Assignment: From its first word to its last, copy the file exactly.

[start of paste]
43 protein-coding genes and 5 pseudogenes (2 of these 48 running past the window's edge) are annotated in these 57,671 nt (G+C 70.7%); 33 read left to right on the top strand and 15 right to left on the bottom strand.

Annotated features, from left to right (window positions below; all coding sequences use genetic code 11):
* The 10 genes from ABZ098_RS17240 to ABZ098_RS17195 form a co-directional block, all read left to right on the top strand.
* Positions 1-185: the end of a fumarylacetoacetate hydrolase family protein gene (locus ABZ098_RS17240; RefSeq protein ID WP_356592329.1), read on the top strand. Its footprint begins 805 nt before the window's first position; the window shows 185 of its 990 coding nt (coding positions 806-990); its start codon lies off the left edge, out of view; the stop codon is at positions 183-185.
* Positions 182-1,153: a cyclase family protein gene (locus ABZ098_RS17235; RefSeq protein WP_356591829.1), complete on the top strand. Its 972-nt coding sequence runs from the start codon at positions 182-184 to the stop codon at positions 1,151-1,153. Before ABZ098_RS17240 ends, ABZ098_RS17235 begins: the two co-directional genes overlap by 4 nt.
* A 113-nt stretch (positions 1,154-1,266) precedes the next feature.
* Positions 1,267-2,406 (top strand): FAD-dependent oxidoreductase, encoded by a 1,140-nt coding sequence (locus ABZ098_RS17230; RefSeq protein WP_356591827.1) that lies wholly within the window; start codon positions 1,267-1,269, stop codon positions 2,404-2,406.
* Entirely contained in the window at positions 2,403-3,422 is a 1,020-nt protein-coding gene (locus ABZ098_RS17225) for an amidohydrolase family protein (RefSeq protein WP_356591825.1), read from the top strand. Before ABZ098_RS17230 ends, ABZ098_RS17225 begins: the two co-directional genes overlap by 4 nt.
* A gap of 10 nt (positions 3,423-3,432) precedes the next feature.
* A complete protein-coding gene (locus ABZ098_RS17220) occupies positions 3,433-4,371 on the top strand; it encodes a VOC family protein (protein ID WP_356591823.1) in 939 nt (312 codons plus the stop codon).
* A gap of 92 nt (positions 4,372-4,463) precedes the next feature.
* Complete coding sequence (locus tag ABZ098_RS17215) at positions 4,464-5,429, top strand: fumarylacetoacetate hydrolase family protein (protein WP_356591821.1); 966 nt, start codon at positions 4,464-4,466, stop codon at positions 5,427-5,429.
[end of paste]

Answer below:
43 protein-coding genes and 5 pseudogenes (2 of these 48 running past the window's edge) are annotated in these 57,671 nt (G+C 70.7%); 33 read left to right on the top strand and 15 right to left on the bottom strand.

Annotated features, from left to right (window positions below; all coding sequences use genetic code 11):
* The 10 genes from ABZ098_RS17240 to ABZ098_RS17195 form a co-directional block, all read left to right on the top strand.
* Positions 1-185: the end of a fumarylacetoacetate hydrolase family protein gene (locus ABZ098_RS17240; RefSeq protein ID WP_356592329.1), read on the top strand. Its footprint begins 805 nt before the window's first position; the window shows 185 of its 990 coding nt (coding positions 806-990); its start codon lies off the left edge, out of view; the stop codon is at positions 183-185.
* Positions 182-1,153: a cyclase family protein gene (locus ABZ098_RS17235; RefSeq protein WP_356591829.1), complete on the top strand. Its 972-nt coding sequence runs from the start codon at positions 182-184 to the stop codon at positions 1,151-1,153. Before ABZ098_RS17240 ends, ABZ098_RS17235 begins: the two co-directional genes overlap by 4 nt.
* A 113-nt stretch (positions 1,154-1,266) precedes the next feature.
* Positions 1,267-2,406 (top strand): FAD-dependent oxidoreductase, encoded by a 1,140-nt coding sequence (locus ABZ098_RS17230; RefSeq protein WP_356591827.1) that lies wholly within the window; start codon positions 1,267-1,269, stop codon positions 2,404-2,406.
* Entirely contained in the window at positions 2,403-3,422 is a 1,020-nt protein-coding gene (locus ABZ098_RS17225) for an amidohydrolase family protein (RefSeq protein WP_356591825.1), read from the top strand. Before ABZ098_RS17230 ends, ABZ098_RS17225 begins: the two co-directional genes overlap by 4 nt.
* A gap of 10 nt (positions 3,423-3,432) precedes the next feature.
* A complete protein-coding gene (locus ABZ098_RS17220) occupies positions 3,433-4,371 on the top strand; it encodes a VOC family protein (protein ID WP_356591823.1) in 939 nt (312 codons plus the stop codon).
* A gap of 92 nt (positions 4,372-4,463) precedes the next feature.
* Complete coding sequence (locus tag ABZ098_RS17215) at positions 4,464-5,429, top strand: fumarylacetoacetate hydrolase family protein (protein WP_356591821.1); 966 nt, start codon at positions 4,464-4,466, stop codon at positions 5,427-5,429.